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My Child Hates Their Playpen! What Do I Do?

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Poppy is a writer living in Japan. She is the mother of a beautiful little boy.

Once your baby learns to roll over and move on their own, you might start thinking about buying them a playpen. A playpen is childproof and provides a safe space where your baby can move around and play without you having to constantly watch them. Playpens are ideal if you need to go to the bathroom or perform some brief chore.

Babies, especially those younger than six months, often struggle when they're left on their own, but it's important that they learn how. BabyWise recommends starting independent playtime when the child is five months old. Even if they are successfully sleep-trained, children may still cry when you put them down, especially if you leave the room. A playpen can have the same effect; your child may begin to associate the playpen with being left by themselves.

Note: Never leave your child alone in the house, even if they're in a playpen.

A playpen is an excellent way for your baby to have somewhere safe to play.

A playpen is an excellent way for your baby to have somewhere safe to play.

How to Get Your Child Used to a Playpen

If your child always cries in the playpen, do the following in the pen:

  • Try going inside it with them.
  • Feed them (if using a bottle or breastfeeding).
  • Change their diaper and get them dressed.
  • Read a book.
  • Play with a toy.

Any other activities you do with your child in the playpen will help them start to make positive associations of the playpen as a happy place where they feel safe. You can even make the playpen a sort of "base" where the baby hangs out when they aren't sleeping or being held.

Leaving Your Child Alone in the Pen

Here are some tips to help you get your child accustomed to playing alone in a playpen for short periods of time.

  • Add some of your child's favorite possessions into the pen, such as blocks or toys they like, but try not to add more than four toys in the pen at once; Simple Lionheart Life and Green Child Magazine say fewer toys are better for your baby's development.
  • Play with your child for a little while to get them engaged in an activity before you let them continue playing alone. This might be playing with a toy, building with blocks, or reading a tear-proof book.
  • Move out of the playpen, but stay in sight.
  • If your child notices you're gone, peek over and say "boo!" "hello!" or "good job!" (or similar encouraging words).
  • Start with five minutes and work your way up (again, this depends on your child's age).

What If My Child Cries When I Put Them Into the Playpen?

If they cry right away, go back to playing and taking care of them inside the pen. Move toys around and encourage your little one to reach for them, roll, or crawl around, exploring the pen. This will help your child understand this is their space, a safe and fun place to play.

Reading to your child in the playpen an help them thnk of it as a fun place.

Reading to your child in the playpen an help them thnk of it as a fun place.

Additional Tips

Here are some more tips:

  • Use the playpen for alone-time when your baby has a full belly and a clean diaper, is fully rested, and has played with a caregiver for a while.
  • Keep the playpen in the same room as you, ideally close enough where you can check on your baby easily.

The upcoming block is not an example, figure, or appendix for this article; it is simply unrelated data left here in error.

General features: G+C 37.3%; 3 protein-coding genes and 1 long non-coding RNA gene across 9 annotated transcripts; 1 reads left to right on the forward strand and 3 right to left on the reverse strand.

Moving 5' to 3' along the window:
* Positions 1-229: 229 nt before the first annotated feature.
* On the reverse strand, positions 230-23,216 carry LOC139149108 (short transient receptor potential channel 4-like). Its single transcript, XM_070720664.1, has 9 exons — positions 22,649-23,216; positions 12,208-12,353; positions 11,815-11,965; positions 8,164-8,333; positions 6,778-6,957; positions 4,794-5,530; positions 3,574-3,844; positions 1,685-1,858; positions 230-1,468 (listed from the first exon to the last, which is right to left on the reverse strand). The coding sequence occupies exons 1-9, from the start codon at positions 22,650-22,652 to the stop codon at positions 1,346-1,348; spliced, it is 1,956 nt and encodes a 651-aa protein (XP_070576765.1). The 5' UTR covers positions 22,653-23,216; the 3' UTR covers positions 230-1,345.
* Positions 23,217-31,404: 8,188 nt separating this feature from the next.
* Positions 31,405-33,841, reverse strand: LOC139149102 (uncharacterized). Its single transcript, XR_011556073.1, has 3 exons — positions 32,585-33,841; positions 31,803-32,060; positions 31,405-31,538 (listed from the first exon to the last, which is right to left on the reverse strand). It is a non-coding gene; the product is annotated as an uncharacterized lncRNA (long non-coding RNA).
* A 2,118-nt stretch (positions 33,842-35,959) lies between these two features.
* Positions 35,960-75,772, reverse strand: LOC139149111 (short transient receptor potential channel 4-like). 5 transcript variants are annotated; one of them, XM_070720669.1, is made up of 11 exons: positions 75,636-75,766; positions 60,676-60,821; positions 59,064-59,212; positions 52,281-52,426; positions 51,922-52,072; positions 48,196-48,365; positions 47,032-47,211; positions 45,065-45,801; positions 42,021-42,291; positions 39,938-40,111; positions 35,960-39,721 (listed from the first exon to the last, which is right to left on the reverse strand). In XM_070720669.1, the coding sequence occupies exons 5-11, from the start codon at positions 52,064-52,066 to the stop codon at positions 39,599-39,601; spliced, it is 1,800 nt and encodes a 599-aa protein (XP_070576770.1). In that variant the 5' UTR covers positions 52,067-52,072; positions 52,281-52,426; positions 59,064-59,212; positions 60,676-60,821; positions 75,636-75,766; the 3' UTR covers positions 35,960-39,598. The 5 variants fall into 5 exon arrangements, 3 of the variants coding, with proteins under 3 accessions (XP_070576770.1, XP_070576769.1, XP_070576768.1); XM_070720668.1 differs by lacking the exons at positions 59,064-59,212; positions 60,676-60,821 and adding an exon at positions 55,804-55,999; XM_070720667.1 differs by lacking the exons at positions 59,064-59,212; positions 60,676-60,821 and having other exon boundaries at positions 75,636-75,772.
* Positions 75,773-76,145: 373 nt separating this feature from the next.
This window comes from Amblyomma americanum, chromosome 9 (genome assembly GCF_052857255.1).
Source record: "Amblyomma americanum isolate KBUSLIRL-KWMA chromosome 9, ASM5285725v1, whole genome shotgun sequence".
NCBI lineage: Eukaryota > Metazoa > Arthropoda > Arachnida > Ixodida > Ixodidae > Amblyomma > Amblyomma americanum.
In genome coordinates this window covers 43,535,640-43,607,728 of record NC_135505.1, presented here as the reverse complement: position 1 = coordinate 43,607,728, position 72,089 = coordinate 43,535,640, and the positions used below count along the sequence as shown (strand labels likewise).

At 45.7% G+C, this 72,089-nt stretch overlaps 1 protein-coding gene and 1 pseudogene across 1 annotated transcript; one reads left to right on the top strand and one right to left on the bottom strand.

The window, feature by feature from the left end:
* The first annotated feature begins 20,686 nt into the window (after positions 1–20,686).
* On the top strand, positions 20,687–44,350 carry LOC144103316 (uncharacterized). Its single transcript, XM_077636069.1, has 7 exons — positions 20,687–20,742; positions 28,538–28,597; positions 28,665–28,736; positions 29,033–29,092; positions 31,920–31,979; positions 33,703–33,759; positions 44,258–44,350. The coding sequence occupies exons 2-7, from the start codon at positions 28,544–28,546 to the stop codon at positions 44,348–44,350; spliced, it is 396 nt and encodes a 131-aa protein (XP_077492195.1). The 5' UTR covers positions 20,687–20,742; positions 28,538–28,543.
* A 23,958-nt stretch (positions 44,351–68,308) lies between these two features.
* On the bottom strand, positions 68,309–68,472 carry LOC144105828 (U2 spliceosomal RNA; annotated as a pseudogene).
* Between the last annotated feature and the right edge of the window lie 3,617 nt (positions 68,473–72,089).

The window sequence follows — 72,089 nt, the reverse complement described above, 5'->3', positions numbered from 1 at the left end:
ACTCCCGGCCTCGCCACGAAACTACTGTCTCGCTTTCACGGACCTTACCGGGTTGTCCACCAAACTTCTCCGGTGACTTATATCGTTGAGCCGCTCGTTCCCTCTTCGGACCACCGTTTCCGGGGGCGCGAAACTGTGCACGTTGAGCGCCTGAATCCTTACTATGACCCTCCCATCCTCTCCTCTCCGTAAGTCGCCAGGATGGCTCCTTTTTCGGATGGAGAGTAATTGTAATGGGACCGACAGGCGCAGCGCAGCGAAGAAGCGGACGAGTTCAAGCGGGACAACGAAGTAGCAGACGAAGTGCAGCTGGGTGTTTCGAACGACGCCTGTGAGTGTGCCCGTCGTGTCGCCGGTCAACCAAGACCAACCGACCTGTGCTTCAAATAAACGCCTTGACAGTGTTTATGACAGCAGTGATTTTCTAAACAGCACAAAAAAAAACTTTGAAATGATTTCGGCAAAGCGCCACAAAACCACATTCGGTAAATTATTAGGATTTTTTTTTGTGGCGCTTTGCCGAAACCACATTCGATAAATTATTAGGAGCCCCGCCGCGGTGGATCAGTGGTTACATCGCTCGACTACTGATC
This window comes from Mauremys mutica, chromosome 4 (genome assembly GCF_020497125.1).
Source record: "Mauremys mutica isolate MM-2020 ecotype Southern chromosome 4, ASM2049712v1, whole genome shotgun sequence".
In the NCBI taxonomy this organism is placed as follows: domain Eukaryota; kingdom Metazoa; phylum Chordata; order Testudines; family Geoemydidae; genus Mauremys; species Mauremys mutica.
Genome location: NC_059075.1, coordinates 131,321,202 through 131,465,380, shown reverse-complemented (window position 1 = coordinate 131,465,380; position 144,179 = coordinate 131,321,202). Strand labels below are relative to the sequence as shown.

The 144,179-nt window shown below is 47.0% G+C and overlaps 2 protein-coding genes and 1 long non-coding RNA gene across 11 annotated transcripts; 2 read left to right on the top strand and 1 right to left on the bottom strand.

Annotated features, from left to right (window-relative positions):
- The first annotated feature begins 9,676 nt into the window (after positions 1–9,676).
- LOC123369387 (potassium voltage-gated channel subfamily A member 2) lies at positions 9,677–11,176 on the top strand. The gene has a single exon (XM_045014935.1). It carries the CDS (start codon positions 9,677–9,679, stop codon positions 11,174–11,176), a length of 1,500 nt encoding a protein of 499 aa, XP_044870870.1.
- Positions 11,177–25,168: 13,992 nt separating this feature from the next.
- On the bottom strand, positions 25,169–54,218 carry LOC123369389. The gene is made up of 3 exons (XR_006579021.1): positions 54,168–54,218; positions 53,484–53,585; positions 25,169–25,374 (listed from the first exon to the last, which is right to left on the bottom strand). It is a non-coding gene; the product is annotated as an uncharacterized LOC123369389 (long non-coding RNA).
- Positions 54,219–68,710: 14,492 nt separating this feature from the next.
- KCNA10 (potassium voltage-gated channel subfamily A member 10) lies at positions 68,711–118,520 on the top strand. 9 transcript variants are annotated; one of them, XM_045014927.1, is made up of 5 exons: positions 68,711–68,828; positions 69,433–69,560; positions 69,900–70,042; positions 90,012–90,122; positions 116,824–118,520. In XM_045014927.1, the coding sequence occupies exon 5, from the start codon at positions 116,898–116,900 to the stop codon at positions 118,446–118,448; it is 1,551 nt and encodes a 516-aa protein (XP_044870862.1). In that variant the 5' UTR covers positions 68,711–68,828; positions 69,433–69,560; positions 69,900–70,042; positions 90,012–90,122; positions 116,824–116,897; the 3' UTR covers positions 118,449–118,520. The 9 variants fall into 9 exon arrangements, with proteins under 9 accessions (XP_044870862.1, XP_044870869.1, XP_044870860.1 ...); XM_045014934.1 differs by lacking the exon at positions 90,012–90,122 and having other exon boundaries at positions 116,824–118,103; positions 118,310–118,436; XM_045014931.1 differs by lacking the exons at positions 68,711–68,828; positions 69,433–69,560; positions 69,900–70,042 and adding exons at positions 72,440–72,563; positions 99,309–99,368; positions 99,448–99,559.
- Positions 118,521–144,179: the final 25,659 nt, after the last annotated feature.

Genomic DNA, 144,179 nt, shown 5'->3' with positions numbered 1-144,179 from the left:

• Be patient; babies love being held, so depending on their temperament you might find it's unlikely they can tolerate being alone for more than a couple of minutes.
  • Praise your baby for playing alone.
  • Pick them up before they start crying. This will teach them that you are coming back and they don't have to cry to get your attention.

Keeping the Playpen Safe

Here are some things you should do to ensure the playpen is always a safe place for your child.

  • Frequently clean the pen. Some playpens are machine washable.
  • Ensure it is always free of or sharp objects or choking hazards.
  • Don't leave wipes, blankets, diapers, or other unsafe objects inside.

Safety is the most important thing in your child's playpen. Balls (too big to swallow) and age-appropriate toys are fine (and even ideal).

Independent play is important for your child's development.

Independent play is important for your child's development.

What Kind of Playpen Should I Buy?

If you already have a playpen and your child doesn't seem to like being in it, this article is for you. But if you think your playpen is the source of the problem, maybe you need a new one. There is a huge variety of playpens out there, and the one you choose will depend on the age of your child. Some features of a good playpen include:

  • A round or hexagonal shape (so it isn't easy to tip over).
  • High "walls" (so the child can't climb out of it).
  • Spacious, but not too big for your room.
  • A door so you can easily go in and out.
  • Collapsible and portable.
  • Stable and secure.

A playpen is an excellent way to keep your child safe while you run some errands or take a few minutes to relax. Just remember that the playpen is not an alternative to a caregiver and you should still keep your child in the same room as you at all times. Don't leave your child in the pen for hours at a time, especially if they're upset or uncomfortable.

With the above tips, your little one should get used to their play area fairly quickly, and soon they'll love being inside and having that important independent play.

This content is accurate and true to the best of the author’s knowledge and is not meant to substitute for formal and individualized advice from a qualified professional.

© 2021 Poppy